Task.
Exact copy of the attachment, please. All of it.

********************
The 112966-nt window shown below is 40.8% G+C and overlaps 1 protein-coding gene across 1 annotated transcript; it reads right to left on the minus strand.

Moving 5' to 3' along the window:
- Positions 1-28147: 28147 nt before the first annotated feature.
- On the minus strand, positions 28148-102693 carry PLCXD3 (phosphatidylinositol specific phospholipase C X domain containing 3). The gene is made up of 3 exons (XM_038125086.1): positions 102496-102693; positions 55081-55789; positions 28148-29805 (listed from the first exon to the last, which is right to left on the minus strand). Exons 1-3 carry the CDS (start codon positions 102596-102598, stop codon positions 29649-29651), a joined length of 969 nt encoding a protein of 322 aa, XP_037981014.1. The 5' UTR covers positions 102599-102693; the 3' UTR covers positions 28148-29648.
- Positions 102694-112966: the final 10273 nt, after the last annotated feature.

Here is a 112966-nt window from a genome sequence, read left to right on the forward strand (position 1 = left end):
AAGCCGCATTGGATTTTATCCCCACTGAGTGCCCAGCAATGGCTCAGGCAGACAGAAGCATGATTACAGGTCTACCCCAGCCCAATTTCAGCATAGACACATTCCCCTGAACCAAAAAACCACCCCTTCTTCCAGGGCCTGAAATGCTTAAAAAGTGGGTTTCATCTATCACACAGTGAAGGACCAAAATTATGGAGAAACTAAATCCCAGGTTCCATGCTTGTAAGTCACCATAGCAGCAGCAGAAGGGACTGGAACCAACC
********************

The 112966-nt window shown below is 40.8% G+C and overlaps 1 protein-coding gene across 1 annotated transcript; it reads right to left on the minus strand.

Moving 5' to 3' along the window:
- Positions 1-28147: 28147 nt before the first annotated feature.
- On the minus strand, positions 28148-102693 carry PLCXD3 (phosphatidylinositol specific phospholipase C X domain containing 3). The gene is made up of 3 exons (XM_038125086.1): positions 102496-102693; positions 55081-55789; positions 28148-29805 (listed from the first exon to the last, which is right to left on the minus strand). Exons 1-3 carry the CDS (start codon positions 102596-102598, stop codon positions 29649-29651), a joined length of 969 nt encoding a protein of 322 aa, XP_037981014.1. The 5' UTR covers positions 102599-102693; the 3' UTR covers positions 28148-29648.
- Positions 102694-112966: the final 10273 nt, after the last annotated feature.

Here is a 112966-nt window from a genome sequence, read left to right on the forward strand (position 1 = left end):
AAGCCGCATTGGATTTTATCCCCACTGAGTGCCCAGCAATGGCTCAGGCAGACAGAAGCATGATTACAGGTCTACCCCAGCCCAATTTCAGCATAGACACATTCCCCTGAACCAAAAAACCACCCCTTCTTCCAGGGCCTGAAATGCTTAAAAAGTGGGTTTCATCTATCACACAGTGAAGGACCAAAATTATGGAGAAACTAAATCCCAGGTTCCATGCTTGTAAGTCACCATAGCAGCAGCAGAAGGGACTGGAACCAACC